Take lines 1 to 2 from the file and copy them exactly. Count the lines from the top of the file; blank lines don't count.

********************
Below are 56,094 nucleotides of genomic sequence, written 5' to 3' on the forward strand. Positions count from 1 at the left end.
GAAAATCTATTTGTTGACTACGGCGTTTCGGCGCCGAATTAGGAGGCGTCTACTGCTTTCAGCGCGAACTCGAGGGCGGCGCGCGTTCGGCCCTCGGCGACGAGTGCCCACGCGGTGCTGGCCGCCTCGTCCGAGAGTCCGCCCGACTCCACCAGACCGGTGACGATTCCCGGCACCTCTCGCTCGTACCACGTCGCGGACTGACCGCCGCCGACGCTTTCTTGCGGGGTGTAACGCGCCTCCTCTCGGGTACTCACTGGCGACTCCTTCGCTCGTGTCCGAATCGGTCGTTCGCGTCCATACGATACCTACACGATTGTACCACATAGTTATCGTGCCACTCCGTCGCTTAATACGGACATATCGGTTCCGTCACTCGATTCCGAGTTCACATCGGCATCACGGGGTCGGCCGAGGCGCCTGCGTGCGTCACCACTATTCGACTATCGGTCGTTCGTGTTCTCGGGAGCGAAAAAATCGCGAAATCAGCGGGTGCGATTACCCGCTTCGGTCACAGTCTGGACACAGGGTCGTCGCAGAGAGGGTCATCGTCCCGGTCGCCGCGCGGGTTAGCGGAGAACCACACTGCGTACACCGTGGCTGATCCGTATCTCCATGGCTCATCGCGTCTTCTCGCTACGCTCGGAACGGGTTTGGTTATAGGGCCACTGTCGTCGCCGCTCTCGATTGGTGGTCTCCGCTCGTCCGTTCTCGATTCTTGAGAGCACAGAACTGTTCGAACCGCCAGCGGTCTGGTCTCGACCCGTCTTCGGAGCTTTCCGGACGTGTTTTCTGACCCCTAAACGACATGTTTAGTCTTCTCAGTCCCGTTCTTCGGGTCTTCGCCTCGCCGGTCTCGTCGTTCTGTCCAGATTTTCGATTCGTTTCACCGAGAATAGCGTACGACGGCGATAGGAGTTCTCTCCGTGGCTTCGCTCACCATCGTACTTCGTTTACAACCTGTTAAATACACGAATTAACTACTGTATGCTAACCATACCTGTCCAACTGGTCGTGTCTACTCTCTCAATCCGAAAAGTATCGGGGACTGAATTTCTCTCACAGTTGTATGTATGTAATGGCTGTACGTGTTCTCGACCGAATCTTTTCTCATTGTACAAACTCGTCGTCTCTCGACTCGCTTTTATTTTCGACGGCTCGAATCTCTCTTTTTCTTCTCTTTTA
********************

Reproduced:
Below are 56,094 nucleotides of genomic sequence, written 5' to 3' on the forward strand. Positions count from 1 at the left end.
GAAAATCTATTTGTTGACTACGGCGTTTCGGCGCCGAATTAGGAGGCGTCTACTGCTTTCAGCGCGAACTCGAGGGCGGCGCGCGTTCGGCCCTCGGCGACGAGTGCCCACGCGGTGCTGGCCGCCTCGTCCGAGAGTCCGCCCGACTCCACCAGACCGGTGACGATTCCCGGCACCTCTCGCTCGTACCACGTCGCGGACTGACCGCCGCCGACGCTTTCTTGCGGGGTGTAACGCGCCTCCTCTCGGGTACTCACTGGCGACTCCTTCGCTCGTGTCCGAATCGGTCGTTCGCGTCCATACGATACCTACACGATTGTACCACATAGTTATCGTGCCACTCCGTCGCTTAATACGGACATATCGGTTCCGTCACTCGATTCCGAGTTCACATCGGCATCACGGGGTCGGCCGAGGCGCCTGCGTGCGTCACCACTATTCGACTATCGGTCGTTCGTGTTCTCGGGAGCGAAAAAATCGCGAAATCAGCGGGTGCGATTACCCGCTTCGGTCACAGTCTGGACACAGGGTCGTCGCAGAGAGGGTCATCGTCCCGGTCGCCGCGCGGGTTAGCGGAGAACCACACTGCGTACACCGTGGCTGATCCGTATCTCCATGGCTCATCGCGTCTTCTCGCTACGCTCGGAACGGGTTTGGTTATAGGGCCACTGTCGTCGCCGCTCTCGATTGGTGGTCTCCGCTCGTCCGTTCTCGATTCTTGAGAGCACAGAACTGTTCGAACCGCCAGCGGTCTGGTCTCGACCCGTCTTCGGAGCTTTCCGGACGTGTTTTCTGACCCCTAAACGACATGTTTAGTCTTCTCAGTCCCGTTCTTCGGGTCTTCGCCTCGCCGGTCTCGTCGTTCTGTCCAGATTTTCGATTCGTTTCACCGAGAATAGCGTACGACGGCGATAGGAGTTCTCTCCGTGGCTTCGCTCACCATCGTACTTCGTTTACAACCTGTTAAATACACGAATTAACTACTGTATGCTAACCATACCTGTCCAACTGGTCGTGTCTACTCTCTCAATCCGAAAAGTATCGGGGACTGAATTTCTCTCACAGTTGTATGTATGTAATGGCTGTACGTGTTCTCGACCGAATCTTTTCTCATTGTACAAACTCGTCGTCTCTCGACTCGCTTTTATTTTCGACGGCTCGAATCTCTCTTTTTCTTCTCTTTTA